In otherwise healthy people, fevers aren’t usually a source of worry. We take fever-reducing medications if we’re uncomfortable, see a doctor if symptoms don’t improve, and complications tend to be rare. But when a woman is laboring to deliver a baby, fever is a major cause for concern. While complications are rare when treated appropriately, a fever can have potentially catastrophic outcomes for the child if left unchecked.
Most medical professionals define intrapartum fever as a fever greater than 102.2 degrees during labor. It can have many potential causes, some of which are not very well understood, but the potential risks and outcomes for the mother and her child are the same regardless of the fever’s cause.
Antibiotics are typically given when it’s suspected that the fever may be due to infection. Fever-reducing medications may be administered if indicated, and other potential causes should be investigated thoroughly. Things like epidural pain relief, medications called “prostaglandins” used during induction, prolonged labor, water breaking early, and a warm delivery room can all contribute to the development of a fever.
When a woman enters the hospital to deliver her baby, her temperature is monitored regularly as she labors. If a fever is detected, potential causes are identified, and the fever is treated accordingly. It’s essential during this time that the fever continues to be closely monitored, and fetal monitoring is also recommended. Fetal distress becomes a major concern if the fever is too high (over 102.2 degrees) or lasts too long (more than 90 minutes). A C-section may be warranted if the baby is distressed, the fever can’t be controlled, and/or the labor doesn’t seem to progress.
When babies are born during an intrapartum fever, they’re at risk of suffering from immediate complications. For example, they may have low Apgar scores (a rating of health immediately after birth), difficulty breathing independently, and need to be admitted to the neonatal intensive care unit (NICU) for further monitoring and treatment. In more severe cases, babies born with a fever are at risk of suffering from seizures, permanent brain damage, cerebral palsy, or even death.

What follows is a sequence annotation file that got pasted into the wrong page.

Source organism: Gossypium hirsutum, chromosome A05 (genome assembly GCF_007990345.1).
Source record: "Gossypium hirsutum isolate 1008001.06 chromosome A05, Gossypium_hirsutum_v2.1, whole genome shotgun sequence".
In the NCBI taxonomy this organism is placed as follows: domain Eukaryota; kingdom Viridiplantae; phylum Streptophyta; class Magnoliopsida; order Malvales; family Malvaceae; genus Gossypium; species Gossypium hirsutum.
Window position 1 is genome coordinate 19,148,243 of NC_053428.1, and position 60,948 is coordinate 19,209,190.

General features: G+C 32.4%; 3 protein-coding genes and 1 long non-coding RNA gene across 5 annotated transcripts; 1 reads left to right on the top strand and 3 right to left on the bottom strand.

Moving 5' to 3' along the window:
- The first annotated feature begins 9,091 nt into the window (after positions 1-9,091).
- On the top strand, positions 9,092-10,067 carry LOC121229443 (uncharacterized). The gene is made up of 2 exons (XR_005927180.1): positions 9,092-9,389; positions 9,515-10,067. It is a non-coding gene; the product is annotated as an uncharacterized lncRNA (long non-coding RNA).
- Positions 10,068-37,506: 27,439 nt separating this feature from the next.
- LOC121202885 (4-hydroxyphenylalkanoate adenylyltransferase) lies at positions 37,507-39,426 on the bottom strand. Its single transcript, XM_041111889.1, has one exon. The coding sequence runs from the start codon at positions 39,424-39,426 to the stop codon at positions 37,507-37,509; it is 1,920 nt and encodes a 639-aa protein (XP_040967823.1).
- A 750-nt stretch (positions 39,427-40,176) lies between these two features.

In the United States, 1 in 325 children has some form of cerebral palsy. While birth injury due to malpractice is one of the potential causes, cerebral palsy has many different possible causes and can’t always be predicted or prevented. That said, intrapartum fever raises the risk of cerebral palsy by more than nine times, so it must be monitored to reduce the risk of complications.
If you developed a fever during labor and your baby later received a diagnosis of cerebral palsy, then it’s very likely that your fever played a role in that diagnosis. If your fever went unnoticed, unmonitored, or untreated, the birth injury to your child could have resulted from a healthcare provider’s negligence.
If your labor and delivery doctors or nurses didn’t follow proper protocols and an injury resulted, they could be liable for their negligence. It’s widely acknowledged that a fever over 102.2 degrees or a fever lasting more than 90 minutes can be dangerous for a child being born, so the maternal temperature must be closely monitored throughout labor. When a fever is detected, healthcare providers should immediately act to identify and correct the problem, begin fetal monitoring, and be prepared to perform a C-section if the baby shows any signs of distress.
You can make a negligence case if any of these things were not done and harm resulted. If it can be proven that another doctor following current medical guidelines would have acted differently and achieved a better outcome, you deserve to be compensated for your past and future medical bills and any pain and suffering.
At Ross Feller Casey, the health and well-being of our clients are paramount. If a doctor, nurse, or hospital’s negligence has resulted in a cerebral palsy diagnosis, then we will do everything in our power to make them pay for the pain their negligence caused. Our team of lawyers and on-staff Ivy League-trained doctors understand that malpractice cases involving intrapartum fever can often be challenging to prove. Still, we have a track record of winning when it comes to medical malpractice and birth injury cases.
We’ve recovered more than $3 billion for our clients, including hundreds of multimillion-dollar verdicts and settlements. No other law firm has recovered more on behalf of injured Pennsylvania children in the past five years. Contact us today for your free consultation, and let us put our experience to work for you.
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